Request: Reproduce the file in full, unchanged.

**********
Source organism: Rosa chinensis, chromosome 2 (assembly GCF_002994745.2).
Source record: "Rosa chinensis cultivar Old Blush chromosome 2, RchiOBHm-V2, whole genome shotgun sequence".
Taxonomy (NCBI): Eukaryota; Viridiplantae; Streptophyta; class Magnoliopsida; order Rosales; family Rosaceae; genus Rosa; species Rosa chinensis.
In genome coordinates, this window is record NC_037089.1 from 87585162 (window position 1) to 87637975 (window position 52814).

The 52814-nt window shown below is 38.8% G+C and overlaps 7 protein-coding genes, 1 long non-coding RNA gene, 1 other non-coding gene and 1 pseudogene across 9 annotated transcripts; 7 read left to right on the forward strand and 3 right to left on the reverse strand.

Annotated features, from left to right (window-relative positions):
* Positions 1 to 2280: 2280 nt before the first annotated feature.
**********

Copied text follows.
Source organism: Rosa chinensis, chromosome 2 (assembly GCF_002994745.2).
Source record: "Rosa chinensis cultivar Old Blush chromosome 2, RchiOBHm-V2, whole genome shotgun sequence".
Taxonomy (NCBI): Eukaryota; Viridiplantae; Streptophyta; class Magnoliopsida; order Rosales; family Rosaceae; genus Rosa; species Rosa chinensis.
In genome coordinates, this window is record NC_037089.1 from 87585162 (window position 1) to 87637975 (window position 52814).

The 52814-nt window shown below is 38.8% G+C and overlaps 7 protein-coding genes, 1 long non-coding RNA gene, 1 other non-coding gene and 1 pseudogene across 9 annotated transcripts; 7 read left to right on the forward strand and 3 right to left on the reverse strand.

Annotated features, from left to right (window-relative positions):
* Positions 1 to 2280: 2280 nt before the first annotated feature.